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Plan Your Book Like a Business

By Debbie Elicksen

A business plan is your blueprint for starting any new venture – even a book. A book requires a vision, a dream, and unfortunately, sales. Be as specific as possible in your planning. Use timelines to keep yourself accountable. But if you've never done a business plan, how do you start?

Did you know you have the outline for developing a business plan already in your computer? You can access the PowerPoint templates, which include a business plan and marketing plan. Ideally, you should map out your plan before you start your manuscript. First establish if there is a market. Do your homework. Check Google, Amazon, and Chapters/Indigo for other books written on a similar angle. Plan for sales outside the bookstores. If you get in (and that's a big "if"), consider the bookstores gravy. The rest is your bread and butter.

You also need to know what's out there if you pitch to a traditional publisher. Why should they be interested if there are already other books on the market? Find the unique angle.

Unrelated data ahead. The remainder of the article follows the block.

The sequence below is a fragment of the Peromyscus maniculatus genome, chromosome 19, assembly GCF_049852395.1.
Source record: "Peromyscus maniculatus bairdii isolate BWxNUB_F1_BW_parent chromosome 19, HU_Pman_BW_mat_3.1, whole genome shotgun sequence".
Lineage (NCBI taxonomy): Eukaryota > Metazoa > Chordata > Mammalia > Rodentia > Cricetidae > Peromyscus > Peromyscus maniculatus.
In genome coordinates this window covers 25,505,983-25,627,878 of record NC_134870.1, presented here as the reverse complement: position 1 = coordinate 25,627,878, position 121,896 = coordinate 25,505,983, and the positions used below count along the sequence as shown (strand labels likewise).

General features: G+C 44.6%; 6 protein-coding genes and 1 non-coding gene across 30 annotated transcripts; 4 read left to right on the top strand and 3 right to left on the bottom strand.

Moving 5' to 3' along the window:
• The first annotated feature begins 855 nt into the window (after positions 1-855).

Your business plan should factor in timelines for writing, design and layout, printing, distribution, marketing, media, and follow-up. If you have a drop dead date for publication, for example, you want your books ready for a conference, work back from that date. If the conference is December 31 – work back and ask the printer when you need to submit the electronic files to have delivery by the 15th (ideally cushioning for delays like power outages, etc. that could affect the plant). If the printer says November 25, work back two to three weeks, depending on designer's schedule, to allow time for layout. That would mean you must be ready with your edited manuscript by November 4. Always allow for delays. What if you get sick for three days? Factor in major events, work deadlines, and add at least another week for an extra cushion.

Before I began to write Inside the NHL Dream (Freelance Communications, 2002), I produced an outline and laid out a detailed business plan. It included timelines, who I would try and interview, marketing, media campaign, et cetera. I gave myself from September 2001 to February 2002 to gather the interviews for the book. Sometimes, you will not get who you want to interview so you must have a plan B.

In the process of formulating a plan for the next book, I may have the basic goal of what I want it to achieve plus its message so I’ll get started in stockpiling research and interview possibilities.

The marketing is a key part of the business plan. Aim for sales outside of bookstores.

Read other articles and learn more about Debbie Elicksen.

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